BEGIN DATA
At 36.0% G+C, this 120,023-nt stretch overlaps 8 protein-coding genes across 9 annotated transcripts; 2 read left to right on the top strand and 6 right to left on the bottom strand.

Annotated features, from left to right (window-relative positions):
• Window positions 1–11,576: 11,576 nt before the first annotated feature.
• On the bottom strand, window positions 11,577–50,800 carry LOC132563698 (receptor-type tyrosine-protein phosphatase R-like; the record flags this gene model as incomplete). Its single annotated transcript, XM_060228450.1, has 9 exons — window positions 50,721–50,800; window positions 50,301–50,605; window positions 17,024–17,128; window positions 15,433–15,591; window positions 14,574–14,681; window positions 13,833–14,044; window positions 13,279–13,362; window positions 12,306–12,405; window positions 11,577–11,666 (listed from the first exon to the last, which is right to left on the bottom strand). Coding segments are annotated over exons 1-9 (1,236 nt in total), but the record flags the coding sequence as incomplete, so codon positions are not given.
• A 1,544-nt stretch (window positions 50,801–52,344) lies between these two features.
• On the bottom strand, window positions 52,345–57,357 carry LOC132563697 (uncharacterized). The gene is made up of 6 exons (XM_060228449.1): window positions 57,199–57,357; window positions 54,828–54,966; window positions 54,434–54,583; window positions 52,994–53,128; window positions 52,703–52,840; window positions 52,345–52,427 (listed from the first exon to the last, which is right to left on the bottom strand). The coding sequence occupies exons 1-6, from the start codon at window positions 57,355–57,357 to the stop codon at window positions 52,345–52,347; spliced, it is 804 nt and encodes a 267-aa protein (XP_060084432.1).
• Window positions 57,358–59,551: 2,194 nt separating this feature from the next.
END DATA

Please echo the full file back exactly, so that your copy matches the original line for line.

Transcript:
At 36.0% G+C, this 120,023-nt stretch overlaps 8 protein-coding genes across 9 annotated transcripts; 2 read left to right on the top strand and 6 right to left on the bottom strand.

Annotated features, from left to right (window-relative positions):
• Window positions 1–11,576: 11,576 nt before the first annotated feature.
• On the bottom strand, window positions 11,577–50,800 carry LOC132563698 (receptor-type tyrosine-protein phosphatase R-like; the record flags this gene model as incomplete). Its single annotated transcript, XM_060228450.1, has 9 exons — window positions 50,721–50,800; window positions 50,301–50,605; window positions 17,024–17,128; window positions 15,433–15,591; window positions 14,574–14,681; window positions 13,833–14,044; window positions 13,279–13,362; window positions 12,306–12,405; window positions 11,577–11,666 (listed from the first exon to the last, which is right to left on the bottom strand). Coding segments are annotated over exons 1-9 (1,236 nt in total), but the record flags the coding sequence as incomplete, so codon positions are not given.
• A 1,544-nt stretch (window positions 50,801–52,344) lies between these two features.
• On the bottom strand, window positions 52,345–57,357 carry LOC132563697 (uncharacterized). The gene is made up of 6 exons (XM_060228449.1): window positions 57,199–57,357; window positions 54,828–54,966; window positions 54,434–54,583; window positions 52,994–53,128; window positions 52,703–52,840; window positions 52,345–52,427 (listed from the first exon to the last, which is right to left on the bottom strand). The coding sequence occupies exons 1-6, from the start codon at window positions 57,355–57,357 to the stop codon at window positions 52,345–52,347; spliced, it is 804 nt and encodes a 267-aa protein (XP_060084432.1).
• Window positions 57,358–59,551: 2,194 nt separating this feature from the next.